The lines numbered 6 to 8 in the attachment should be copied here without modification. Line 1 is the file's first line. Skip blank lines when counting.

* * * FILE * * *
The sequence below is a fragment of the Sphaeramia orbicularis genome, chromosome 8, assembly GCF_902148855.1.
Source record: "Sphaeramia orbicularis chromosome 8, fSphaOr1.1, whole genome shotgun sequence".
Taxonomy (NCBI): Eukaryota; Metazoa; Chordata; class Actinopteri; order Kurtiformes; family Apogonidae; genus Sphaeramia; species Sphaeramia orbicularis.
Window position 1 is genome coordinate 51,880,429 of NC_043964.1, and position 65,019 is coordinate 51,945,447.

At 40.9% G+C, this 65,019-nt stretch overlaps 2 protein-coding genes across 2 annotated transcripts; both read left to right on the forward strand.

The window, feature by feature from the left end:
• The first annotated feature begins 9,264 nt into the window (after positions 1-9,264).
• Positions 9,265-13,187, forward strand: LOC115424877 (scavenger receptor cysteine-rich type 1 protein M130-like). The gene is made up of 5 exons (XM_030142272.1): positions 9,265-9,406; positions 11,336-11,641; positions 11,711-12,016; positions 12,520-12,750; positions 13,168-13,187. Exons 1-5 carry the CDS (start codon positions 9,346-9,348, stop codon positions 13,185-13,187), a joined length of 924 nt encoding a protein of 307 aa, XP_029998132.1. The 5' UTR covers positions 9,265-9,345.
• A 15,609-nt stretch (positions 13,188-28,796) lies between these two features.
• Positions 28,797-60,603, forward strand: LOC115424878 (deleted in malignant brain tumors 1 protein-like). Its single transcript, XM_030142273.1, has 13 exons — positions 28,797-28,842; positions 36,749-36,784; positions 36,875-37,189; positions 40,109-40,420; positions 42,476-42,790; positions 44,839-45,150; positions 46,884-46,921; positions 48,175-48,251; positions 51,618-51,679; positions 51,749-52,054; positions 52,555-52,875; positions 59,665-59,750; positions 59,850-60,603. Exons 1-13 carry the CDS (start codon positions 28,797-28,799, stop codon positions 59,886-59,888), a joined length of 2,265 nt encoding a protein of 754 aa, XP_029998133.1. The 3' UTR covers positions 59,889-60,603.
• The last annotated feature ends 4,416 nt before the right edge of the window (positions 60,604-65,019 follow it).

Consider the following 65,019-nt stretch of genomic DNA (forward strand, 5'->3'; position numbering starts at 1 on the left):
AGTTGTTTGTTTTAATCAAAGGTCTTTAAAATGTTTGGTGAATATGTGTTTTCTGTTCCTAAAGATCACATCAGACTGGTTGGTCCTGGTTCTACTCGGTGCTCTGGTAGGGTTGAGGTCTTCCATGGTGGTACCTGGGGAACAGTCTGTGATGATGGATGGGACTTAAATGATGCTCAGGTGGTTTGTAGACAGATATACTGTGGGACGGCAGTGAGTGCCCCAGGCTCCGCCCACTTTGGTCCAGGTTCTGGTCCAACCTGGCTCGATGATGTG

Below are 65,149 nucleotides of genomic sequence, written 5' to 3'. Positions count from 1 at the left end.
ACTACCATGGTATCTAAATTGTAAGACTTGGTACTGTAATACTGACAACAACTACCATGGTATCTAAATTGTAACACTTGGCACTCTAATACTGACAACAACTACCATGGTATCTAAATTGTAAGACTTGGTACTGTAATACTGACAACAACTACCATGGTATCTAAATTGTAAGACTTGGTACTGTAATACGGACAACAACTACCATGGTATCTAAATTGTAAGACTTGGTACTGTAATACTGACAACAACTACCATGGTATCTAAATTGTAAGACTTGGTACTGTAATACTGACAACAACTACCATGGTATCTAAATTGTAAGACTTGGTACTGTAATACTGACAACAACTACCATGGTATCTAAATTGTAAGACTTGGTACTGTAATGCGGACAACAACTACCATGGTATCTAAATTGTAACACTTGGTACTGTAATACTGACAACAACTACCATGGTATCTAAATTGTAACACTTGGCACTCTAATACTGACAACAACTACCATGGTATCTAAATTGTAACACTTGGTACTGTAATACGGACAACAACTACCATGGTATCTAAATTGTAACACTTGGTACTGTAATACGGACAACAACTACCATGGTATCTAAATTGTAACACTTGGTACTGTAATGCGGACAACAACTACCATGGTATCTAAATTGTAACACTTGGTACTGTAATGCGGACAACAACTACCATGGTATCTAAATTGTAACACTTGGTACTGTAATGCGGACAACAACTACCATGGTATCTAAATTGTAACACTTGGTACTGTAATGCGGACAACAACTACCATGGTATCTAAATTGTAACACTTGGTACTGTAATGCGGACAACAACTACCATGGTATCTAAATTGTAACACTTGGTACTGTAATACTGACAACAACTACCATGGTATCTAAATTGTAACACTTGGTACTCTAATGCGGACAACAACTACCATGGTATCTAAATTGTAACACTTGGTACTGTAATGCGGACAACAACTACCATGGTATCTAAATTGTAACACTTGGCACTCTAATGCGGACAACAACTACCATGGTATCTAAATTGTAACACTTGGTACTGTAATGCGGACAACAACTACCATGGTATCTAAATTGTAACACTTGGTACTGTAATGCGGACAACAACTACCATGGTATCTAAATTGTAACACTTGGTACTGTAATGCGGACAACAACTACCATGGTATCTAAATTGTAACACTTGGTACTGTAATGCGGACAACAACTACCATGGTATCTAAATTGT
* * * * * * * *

The window, feature by feature from the left end:
• The first annotated feature begins 9,264 nt into the window (after positions 1-9,264).
• Positions 9,265-13,187, forward strand: LOC115424877 (scavenger receptor cysteine-rich type 1 protein M130-like). The gene is made up of 5 exons (XM_030142272.1): positions 9,265-9,406; positions 11,336-11,641; positions 11,711-12,016; positions 12,520-12,750; positions 13,168-13,187. Exons 1-5 carry the CDS (start codon positions 9,346-9,348, stop codon positions 13,185-13,187), a joined length of 924 nt encoding a protein of 307 aa, XP_029998132.1. The 5' UTR covers positions 9,265-9,345.